Every time someone is sentenced for a form of public protest that is disruptive of the perfectly legitimate and peacable activities of others, or, equally, whenever some space that has been occupied by protesting occupiers is cleared by the police, you can be sure you will hear a voice or three from somewhere complaining that this is a move to delegitimize protest. Step forward Nina Power at the Groaniad today. She's responding to the six-month sentence on Trenton Oldfield for having disrupted this year's Oxford-Cambridge Boat Race. The sentence, Power says, is 'clearly designed to deter others from protesting'. Not, you will note, to deter them from disrupting the Boat Race or other harmless public events, or from causing a public nuisance (an offence which she mentions). No, it's the deterrence of protest just as such. Power indeed refers to Oldfield's own argument concerning 'the criminalisation of protest'. She isn't restrained from this by her own later reference in the same piece to 'the public sector workers who will march in their thousands tomorrow against austerity'. Yes, they're marching today, neither deterred nor criminalized; because, as I've argued before, this is all soft-headed stuff. They will be marching in protest, and the right to protest is intact.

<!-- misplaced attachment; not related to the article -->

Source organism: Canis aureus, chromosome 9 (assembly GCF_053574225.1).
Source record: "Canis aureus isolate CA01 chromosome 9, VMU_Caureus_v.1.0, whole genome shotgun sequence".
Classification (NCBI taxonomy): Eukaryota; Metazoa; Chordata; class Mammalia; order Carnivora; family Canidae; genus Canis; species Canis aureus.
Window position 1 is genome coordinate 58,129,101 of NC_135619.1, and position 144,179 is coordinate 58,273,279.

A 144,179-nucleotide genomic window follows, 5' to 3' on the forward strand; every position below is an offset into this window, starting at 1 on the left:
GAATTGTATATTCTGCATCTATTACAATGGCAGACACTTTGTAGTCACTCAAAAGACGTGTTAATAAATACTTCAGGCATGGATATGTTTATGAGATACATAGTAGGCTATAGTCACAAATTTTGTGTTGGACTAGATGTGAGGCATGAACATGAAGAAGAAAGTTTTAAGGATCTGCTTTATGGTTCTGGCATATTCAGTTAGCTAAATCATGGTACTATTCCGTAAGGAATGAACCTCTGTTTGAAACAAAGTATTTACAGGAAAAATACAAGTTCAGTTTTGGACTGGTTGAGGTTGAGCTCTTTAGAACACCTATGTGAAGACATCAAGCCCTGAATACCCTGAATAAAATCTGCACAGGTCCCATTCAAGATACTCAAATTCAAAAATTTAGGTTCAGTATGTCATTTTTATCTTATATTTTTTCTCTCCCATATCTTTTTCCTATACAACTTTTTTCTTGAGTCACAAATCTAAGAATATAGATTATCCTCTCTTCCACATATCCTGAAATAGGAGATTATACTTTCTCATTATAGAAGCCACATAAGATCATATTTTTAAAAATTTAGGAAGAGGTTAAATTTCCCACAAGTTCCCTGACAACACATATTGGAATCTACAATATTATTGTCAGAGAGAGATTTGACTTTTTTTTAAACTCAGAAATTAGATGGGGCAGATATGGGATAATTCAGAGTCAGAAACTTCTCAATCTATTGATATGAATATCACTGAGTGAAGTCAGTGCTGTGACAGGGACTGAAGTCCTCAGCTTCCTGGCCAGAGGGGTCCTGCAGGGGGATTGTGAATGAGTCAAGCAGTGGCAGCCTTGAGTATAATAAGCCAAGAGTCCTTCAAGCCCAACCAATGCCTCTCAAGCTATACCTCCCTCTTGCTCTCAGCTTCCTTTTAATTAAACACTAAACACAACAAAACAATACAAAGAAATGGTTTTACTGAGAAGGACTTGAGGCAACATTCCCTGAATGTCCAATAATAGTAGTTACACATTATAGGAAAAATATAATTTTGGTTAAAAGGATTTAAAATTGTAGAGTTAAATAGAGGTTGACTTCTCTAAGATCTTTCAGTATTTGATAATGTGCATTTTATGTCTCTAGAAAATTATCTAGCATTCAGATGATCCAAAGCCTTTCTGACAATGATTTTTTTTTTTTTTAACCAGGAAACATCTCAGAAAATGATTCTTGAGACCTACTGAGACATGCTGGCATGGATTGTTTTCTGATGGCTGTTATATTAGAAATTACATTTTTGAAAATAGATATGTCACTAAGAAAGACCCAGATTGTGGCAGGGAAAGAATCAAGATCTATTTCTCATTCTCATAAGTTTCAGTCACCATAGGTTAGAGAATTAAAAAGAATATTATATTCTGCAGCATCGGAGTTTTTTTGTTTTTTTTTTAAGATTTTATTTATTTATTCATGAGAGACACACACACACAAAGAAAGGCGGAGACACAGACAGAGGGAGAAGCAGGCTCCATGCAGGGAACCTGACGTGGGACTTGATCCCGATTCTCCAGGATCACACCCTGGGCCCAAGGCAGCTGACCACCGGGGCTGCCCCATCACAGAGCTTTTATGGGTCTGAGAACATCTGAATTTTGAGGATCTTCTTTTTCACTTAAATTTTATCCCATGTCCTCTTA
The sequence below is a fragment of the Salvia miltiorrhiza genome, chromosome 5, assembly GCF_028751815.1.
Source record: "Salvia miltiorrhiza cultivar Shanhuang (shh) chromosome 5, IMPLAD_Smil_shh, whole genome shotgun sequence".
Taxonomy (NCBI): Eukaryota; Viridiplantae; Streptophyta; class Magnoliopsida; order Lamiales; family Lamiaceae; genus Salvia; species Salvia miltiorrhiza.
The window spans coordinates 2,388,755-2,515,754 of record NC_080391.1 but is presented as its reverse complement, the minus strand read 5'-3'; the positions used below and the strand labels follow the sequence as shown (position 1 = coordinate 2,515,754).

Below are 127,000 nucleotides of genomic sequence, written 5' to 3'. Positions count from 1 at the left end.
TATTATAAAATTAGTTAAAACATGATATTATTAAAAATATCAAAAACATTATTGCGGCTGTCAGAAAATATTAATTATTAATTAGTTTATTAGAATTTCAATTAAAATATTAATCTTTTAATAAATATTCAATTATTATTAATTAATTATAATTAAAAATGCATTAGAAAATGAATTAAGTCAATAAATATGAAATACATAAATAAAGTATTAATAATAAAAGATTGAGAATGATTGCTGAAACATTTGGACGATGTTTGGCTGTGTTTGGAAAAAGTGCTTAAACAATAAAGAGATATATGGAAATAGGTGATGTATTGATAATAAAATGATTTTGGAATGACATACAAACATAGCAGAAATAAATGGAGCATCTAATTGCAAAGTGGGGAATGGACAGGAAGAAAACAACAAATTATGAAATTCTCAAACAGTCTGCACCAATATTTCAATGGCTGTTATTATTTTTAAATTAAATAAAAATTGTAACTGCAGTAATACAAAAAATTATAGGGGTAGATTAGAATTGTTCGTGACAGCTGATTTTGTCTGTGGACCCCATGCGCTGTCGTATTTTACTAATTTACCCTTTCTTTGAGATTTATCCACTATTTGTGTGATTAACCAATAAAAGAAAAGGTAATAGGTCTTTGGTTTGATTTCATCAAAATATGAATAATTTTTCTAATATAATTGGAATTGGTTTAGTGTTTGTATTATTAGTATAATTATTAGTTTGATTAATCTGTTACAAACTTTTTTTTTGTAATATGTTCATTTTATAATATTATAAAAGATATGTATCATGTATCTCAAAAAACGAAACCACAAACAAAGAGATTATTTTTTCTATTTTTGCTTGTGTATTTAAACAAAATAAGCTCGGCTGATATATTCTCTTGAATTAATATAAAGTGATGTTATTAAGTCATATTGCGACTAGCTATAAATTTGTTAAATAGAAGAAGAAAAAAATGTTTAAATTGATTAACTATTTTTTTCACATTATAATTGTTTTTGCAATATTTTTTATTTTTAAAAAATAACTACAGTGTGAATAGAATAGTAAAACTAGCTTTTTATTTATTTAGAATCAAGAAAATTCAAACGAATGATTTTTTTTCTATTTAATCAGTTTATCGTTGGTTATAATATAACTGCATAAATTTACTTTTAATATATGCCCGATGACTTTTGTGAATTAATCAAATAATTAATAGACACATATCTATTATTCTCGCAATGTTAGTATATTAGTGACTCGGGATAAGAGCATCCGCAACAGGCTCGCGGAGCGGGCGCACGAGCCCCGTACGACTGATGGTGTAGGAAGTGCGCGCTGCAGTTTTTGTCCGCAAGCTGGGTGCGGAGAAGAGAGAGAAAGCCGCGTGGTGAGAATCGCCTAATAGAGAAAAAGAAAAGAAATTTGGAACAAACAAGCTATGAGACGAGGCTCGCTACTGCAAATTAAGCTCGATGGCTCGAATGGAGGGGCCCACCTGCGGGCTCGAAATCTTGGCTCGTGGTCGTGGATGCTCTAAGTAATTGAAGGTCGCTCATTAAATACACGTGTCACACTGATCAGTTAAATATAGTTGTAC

What is perhaps interesting about opinion pieces like this one from Nina Power is the model of legitimate protest it by implication endorses. If Trenton Oldfield may, at his own whim, disrupt the Boat Race, may anyone disrupt anything they take a fancy to disrupting? The FA Cup final, the Lord's Test, a concert at the Royal Festival Hall, a meeting of Amnesty International supporters, the quiet of a public library, whatever? Anyone who wants to can interfere with the activities of others, making it difficult or impossible to continue with them? It's plainly not a viable model of harmonious civic coexistence, though such complaints as here voiced by Power are based on the pretence that it is.